The former north Wales police officer who was filmed wearing a mock Ku Klux Klan hood will not face a criminal prosecution.
Rob Pulling resigned from the north Wales force after the broadcast
Rob Pulling was on a police training course when the BBC documentary entitled The Secret Policeman, recorded him making a string of racist comments and saying Hitler had the "right ideas".
A statement from Greater Manchester Police on Monday said none of the nine officers who resigned were to face criminal charges because of "insufficient evidence" against them.
A second North Wales Police officer, Pc Keith Cheshire, remains suspended from duty but is to face a disciplinary hearing.
A spokeswoman for the north Wales force said on Monday that no charges would be brought against Pc Cheshire.
Mr Pulling was described as "a disgrace" by his own force after the documentary, secretly filmed by BBC journalist Mark Daly, showed him acting in an overtly racist manner.
Mr Cheshire (right) was filmed with disgraced colleague Rob Pulling
He was heard criticising the only Asian recruit on the training course and when asked during the filming if he was capable of killing an Asian man he replied: "I've got it in me... it's a hatred thing."
North Wales' Deputy Chief Constable Clive Wolfendale later said Pulling had shamed his colleagues, his uniform, and the police service.
He stressed that the officer, who had worked in the force's central division, which covers towns like Rhyl, Colwyn Bay and Llandudno, had never walked the streets unsupervised.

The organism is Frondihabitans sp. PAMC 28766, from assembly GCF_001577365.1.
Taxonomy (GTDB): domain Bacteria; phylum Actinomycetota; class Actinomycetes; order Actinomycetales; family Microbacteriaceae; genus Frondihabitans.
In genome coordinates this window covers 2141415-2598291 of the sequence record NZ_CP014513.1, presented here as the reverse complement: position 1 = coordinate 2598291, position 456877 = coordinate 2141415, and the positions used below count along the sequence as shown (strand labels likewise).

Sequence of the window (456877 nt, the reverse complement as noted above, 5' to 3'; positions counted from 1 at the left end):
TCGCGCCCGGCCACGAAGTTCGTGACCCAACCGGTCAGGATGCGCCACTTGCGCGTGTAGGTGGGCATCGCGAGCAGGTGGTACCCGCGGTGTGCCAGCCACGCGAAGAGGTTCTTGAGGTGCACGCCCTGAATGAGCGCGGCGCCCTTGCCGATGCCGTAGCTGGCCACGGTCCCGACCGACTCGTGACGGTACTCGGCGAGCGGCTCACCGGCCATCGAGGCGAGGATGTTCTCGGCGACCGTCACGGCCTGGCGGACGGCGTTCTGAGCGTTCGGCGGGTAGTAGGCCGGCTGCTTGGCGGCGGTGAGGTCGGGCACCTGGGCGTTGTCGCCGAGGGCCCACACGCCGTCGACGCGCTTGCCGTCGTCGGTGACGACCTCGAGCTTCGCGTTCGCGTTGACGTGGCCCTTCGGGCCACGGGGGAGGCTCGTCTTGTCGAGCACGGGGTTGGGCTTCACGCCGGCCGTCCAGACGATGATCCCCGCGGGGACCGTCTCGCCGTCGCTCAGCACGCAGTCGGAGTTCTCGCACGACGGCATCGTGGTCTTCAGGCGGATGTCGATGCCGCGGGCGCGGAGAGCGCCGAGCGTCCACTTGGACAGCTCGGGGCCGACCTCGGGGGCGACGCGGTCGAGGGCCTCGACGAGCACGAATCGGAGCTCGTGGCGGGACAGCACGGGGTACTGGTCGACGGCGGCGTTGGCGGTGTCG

Suspended officer's 'relief'
Pc Cheshire, a former plumber who lives in Wrexham, was filmed at the police training centre in Warrington saying: "Anyone of an Indian nature straight away you would just call him a Paki, wouldn't you?"
But he has denied being racist.
After the programme was broadcast last October, he said: "I would not consider myself in any way a racist. I'm absolutely gutted."
"There are no ethnic people in my family but I have had some quite close ethnic friends for about 18 years."
Mr Cheshire has always sought to distance himself from the words and actions of his North Wales Police colleague.
Rob pulling 'shamed his colleagues, his uniform, and the police service'
He told BBC Wales that he was "relieved" to hear about the Crown Prosecution decision but had been advised not to comment on the disciplinary proceedings.
The programme acknowledged this, even suggesting he seemed to be uncomfortable with some of the more extreme language others were using.
The Crown Prosecution Service said that no charges would be brought against a total of nine officers who resigned as a result of the programme.
Since the broadcast, North Wales Police Chief Constable Richard Brunstrom has said anyone applying for a job in his force would have to sign a personal commitment to anti-racism.